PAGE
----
What makes these questions more pressing, for better and for worse, is affirmative action, the most controversial domain of discussion about race in higher education in the United States. In the 1960s selective US colleges began to systematically recruit and admit more African American students so as to maintain their legitimacy in the public eye in the wake of racial strife. Today, in our supposedly post-racial era, critics of affirmative action say we shouldn't be looking at race as a factor in admissions. They argue that to do so violates the tenets of meritocracy as well as antidiscrimination laws. Critics say further that affirmative action sets minority students up for failure at universities for which they are not sufficiently prepared academically.

Racial justice advocates respond with overwhelming data on racial inequality in the United States. Further, they argue that racial diversity benefits all students through an enriched learning environment. Given its prominence in American public debates, there has been a lot of research on affirmative action. We know that minorities attending selective universities who seem to have benefited from affirmative action (based on their SAT scores and grade point averages) do better as adults and contribute more to society than those who attended lower-ranked institutions without that benefit. And yet black and Latino students are underrepresented on selective college campuses, even after taking into consideration class differences between black and white youth.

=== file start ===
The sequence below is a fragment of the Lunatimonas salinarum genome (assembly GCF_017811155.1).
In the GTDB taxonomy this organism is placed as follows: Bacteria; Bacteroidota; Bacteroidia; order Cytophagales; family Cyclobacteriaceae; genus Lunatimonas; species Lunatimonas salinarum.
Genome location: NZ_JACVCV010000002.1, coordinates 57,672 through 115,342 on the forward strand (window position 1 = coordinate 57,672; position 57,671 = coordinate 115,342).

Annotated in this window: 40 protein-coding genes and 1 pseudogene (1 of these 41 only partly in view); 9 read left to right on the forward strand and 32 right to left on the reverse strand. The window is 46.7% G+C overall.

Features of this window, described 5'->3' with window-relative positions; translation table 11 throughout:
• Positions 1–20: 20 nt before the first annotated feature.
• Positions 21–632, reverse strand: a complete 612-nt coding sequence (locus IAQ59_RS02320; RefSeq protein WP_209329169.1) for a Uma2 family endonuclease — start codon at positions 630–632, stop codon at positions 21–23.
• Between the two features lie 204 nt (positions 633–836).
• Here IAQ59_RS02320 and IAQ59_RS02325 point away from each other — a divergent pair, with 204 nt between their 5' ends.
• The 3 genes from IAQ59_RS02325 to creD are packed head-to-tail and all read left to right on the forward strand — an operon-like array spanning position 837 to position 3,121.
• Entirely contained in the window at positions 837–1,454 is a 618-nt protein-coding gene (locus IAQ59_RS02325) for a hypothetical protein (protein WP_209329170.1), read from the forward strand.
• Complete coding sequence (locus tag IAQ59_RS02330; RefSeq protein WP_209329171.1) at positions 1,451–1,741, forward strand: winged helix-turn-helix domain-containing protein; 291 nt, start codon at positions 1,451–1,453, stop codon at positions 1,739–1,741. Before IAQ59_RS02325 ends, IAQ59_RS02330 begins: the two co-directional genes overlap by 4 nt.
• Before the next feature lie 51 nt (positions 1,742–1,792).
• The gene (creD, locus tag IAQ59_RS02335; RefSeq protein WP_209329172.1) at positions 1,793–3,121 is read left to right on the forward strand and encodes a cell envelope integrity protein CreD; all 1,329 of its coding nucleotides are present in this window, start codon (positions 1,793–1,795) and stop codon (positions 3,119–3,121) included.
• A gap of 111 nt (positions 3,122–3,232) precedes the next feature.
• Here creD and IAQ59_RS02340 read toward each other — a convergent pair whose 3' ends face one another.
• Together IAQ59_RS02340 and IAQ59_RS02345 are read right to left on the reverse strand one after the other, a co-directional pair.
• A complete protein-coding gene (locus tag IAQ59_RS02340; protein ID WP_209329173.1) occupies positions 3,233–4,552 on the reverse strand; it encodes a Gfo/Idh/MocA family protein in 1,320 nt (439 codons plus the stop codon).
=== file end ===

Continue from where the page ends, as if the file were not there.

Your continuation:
The issue of black underrepresentation on elite campuses in Britain, by contrast, was just beginning to surface during my time there. In 2010 a Liberal Party member of Parliament publicly criticized Oxford’s admission of just one British Afro-Caribbean student in the previous year (out of thirty-nine applicants, compared with admitting one in four white applicants); soon even Conservative prime minister David Cameron joined the growing chorus of outrage over this statistic. Meanwhile, rather than lamenting the underrepresentation, Oxford University officials defended their admissions practices by claiming no discriminatory intent and hence no responsibility. These debates in Britain and the United States led me to believe that students’ opinions about fairness in admissions would reveal their perspectives on race as well. Given that the admissions process results in the underrepresentation of minority groups in both places (in spite of affirmative action in the United States), I wanted to understand how students make sense of those systems and how this meaning making shapes experiences marked by race differences or by racial conflict on campus and beyond.